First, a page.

Facebook/Black-ish

Things don't go well when a new exec comes in and starts questioning Dre's street cred.

Mekeisha Madden Toby
Apr, 23, 2015

From the time Black-ish debuted, the hilarious ABC sitcom has deconstructed what it means to be Black in America.

In the pilot, for instance, Dre worried that his eldest son wasn’t Black enough because he didn’t play basketball and wanted a bar mitzvah. But when Black-ish aired Wednesday, it was Dre who was questioning his own Blackness and wondering if he had sold out in an installment titled “Switch Hitting.” What a difference 20 episodes can make.

Dre’s confidence in his Blackness got rattled when a client named Jay (guest star Michael Rapaport) sought out Dre’s advertising firm in order to attract more Black or urban clients for his company. But Dre failed Jay’s handshake test when the two initially met—Dre did a straight handshake instead of the elaborate dap Jay wanted—and things only devolved from there.

 

Suddenly, Dre found himself on the defensive as Jay scrutinized his every action and quickly labeled him “corny.” But like Dre said, sometimes Black people in corporate settings have to work so hard to maintain duel identities (mainstream self vs. authentic self) that things have the potential to get awkward. Now, there are those who are able to wear the mask Dunbar schooled us on and take it off with ease like President Obama and then there are those who get too Black too fast. The Black-ish example was TV reporter and YouTube star Isiah Carey. Too funny!

 

But through it all, such dualities never overshadow the fact that there are a lot of ways to be Black and racially monolithic expectations are as silly as they are antiquated. Unfortunately for Dre, he had to suffer through a lot of comedic posturing and pretending before he realized the error of his ways. Pops even had to step in and concede that being able to thrive in White America and keep it real at home is an impressive and beneficial skill that had helped Dre get a palatial house in a tony neighborhood, a beautiful and successful wife and a happy family. Of course, Pops dropped this knowledge after he decided to go on the lam to avoid paying the IRS, but it’s Pops. That’s how he rolls.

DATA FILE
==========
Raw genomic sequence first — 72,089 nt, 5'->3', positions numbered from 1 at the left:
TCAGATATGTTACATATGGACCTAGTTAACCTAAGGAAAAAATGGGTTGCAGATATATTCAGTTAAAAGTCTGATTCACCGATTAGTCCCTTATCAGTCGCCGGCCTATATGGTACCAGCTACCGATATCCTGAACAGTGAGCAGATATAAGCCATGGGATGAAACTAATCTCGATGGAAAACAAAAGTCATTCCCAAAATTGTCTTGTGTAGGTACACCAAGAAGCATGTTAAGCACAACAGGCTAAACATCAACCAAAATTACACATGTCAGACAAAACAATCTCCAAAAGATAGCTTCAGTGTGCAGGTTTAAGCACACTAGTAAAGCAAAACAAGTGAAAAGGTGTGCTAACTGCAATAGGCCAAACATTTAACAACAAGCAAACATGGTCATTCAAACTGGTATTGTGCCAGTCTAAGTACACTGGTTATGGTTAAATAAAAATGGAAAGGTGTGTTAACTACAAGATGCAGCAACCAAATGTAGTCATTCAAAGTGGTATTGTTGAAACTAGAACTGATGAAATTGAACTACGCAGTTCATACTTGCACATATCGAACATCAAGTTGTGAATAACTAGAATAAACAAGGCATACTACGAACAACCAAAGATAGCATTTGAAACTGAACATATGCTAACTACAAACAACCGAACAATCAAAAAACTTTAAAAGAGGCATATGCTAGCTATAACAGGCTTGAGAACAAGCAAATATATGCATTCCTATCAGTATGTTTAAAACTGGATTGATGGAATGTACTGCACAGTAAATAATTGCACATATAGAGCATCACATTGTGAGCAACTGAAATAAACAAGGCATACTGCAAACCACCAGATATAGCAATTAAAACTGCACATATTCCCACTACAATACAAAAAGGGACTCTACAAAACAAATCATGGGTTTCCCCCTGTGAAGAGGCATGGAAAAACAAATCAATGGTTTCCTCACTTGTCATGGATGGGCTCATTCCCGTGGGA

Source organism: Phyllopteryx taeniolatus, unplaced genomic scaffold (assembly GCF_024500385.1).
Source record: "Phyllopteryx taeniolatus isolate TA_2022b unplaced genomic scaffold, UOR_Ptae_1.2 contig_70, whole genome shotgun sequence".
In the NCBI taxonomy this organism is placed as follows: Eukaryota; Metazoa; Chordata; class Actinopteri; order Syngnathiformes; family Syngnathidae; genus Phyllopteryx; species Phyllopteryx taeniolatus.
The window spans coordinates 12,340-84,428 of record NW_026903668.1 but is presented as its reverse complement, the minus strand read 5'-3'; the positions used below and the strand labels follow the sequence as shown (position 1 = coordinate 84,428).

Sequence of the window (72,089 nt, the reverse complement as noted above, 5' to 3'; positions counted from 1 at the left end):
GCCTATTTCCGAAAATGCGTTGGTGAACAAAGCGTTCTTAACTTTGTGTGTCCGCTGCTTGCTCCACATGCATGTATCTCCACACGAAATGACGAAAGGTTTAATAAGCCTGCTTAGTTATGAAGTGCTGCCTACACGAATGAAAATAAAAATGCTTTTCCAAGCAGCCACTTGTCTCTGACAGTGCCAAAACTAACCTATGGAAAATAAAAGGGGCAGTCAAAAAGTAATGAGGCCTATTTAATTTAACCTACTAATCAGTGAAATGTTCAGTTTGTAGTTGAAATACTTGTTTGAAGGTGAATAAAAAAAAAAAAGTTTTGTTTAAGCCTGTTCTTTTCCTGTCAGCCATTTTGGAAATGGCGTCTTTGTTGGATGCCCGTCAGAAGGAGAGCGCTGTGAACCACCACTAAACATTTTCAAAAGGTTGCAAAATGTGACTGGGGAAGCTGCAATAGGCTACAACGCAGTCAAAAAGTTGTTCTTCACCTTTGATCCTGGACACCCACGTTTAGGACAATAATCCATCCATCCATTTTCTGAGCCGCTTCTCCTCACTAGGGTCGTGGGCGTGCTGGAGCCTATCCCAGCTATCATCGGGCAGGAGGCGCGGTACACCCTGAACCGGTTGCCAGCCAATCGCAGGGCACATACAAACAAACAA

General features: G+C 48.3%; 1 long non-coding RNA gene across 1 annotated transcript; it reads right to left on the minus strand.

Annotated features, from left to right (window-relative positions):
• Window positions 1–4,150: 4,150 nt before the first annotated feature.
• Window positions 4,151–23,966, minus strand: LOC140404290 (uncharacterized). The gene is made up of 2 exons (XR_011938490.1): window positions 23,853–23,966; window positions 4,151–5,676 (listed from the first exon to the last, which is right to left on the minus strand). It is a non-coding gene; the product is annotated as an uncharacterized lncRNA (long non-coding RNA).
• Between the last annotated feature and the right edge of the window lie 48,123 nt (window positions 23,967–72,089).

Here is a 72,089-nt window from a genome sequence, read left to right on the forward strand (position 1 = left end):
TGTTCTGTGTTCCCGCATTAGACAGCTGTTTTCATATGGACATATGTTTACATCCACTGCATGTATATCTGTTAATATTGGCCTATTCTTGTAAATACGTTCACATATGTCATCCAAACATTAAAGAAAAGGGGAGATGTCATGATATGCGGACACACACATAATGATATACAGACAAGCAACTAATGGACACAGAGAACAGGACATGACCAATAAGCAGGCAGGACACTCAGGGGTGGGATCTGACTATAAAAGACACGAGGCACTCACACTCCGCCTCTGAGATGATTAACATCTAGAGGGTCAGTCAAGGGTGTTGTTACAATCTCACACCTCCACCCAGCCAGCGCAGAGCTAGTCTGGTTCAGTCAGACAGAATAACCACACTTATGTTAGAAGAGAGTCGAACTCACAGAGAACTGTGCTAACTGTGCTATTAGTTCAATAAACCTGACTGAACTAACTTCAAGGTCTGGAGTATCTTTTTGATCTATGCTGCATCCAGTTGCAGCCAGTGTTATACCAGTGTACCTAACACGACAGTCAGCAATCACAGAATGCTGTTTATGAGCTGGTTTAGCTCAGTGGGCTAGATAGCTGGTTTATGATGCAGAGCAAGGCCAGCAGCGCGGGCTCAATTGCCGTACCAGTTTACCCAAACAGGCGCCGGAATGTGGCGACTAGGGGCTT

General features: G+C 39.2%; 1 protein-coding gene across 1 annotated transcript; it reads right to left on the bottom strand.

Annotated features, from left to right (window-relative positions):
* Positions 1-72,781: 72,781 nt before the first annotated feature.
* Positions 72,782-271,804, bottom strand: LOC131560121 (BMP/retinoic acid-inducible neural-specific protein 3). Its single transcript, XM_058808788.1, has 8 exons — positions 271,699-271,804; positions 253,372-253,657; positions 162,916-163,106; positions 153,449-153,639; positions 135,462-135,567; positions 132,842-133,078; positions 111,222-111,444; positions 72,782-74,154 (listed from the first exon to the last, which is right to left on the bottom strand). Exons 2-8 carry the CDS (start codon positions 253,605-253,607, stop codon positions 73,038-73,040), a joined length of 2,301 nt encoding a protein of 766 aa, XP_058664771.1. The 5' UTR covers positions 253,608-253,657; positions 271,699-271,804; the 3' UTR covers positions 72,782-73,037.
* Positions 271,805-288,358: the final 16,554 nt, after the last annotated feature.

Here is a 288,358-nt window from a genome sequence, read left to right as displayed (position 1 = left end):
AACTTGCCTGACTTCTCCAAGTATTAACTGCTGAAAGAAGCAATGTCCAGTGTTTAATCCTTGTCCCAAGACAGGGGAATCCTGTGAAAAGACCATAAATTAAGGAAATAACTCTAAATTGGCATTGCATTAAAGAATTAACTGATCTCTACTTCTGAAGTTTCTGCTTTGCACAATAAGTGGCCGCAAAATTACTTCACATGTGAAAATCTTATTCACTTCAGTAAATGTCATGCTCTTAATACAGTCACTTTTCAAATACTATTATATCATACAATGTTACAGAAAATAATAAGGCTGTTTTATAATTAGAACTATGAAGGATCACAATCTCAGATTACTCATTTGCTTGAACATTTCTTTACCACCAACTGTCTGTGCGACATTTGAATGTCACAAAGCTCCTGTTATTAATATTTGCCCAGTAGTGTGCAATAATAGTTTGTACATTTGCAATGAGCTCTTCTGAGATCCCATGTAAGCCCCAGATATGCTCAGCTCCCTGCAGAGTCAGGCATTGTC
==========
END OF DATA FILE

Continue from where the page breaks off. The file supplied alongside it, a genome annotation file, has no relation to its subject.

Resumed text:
The best part was when Dre had had enough of Jay and called him the White Cornel West. Burn! Other priceless moments included Charlie’s half-baked assertion that Black people hate getting their packages stolen off their porches—who doesn’t?—and Rainbow’s admission that she had never seen Roots.

 

We also loved when Rainbow said she had to catch up on her “Empires,” the moment Diane and Jack realized their older siblings could not help them with their school projects and the scene where Diane dressed up as Sarah Palin and Jack pretended to be Vanilla Ice. Humorous and adorable. And seeing Laurence Fishburne and Rapaport in a scene together was like an unofficial Higher Learning reunion and a pop-culture geek treat all rolled into one.

 

What was your favorite moment on Black-ish this week? Weigh in below.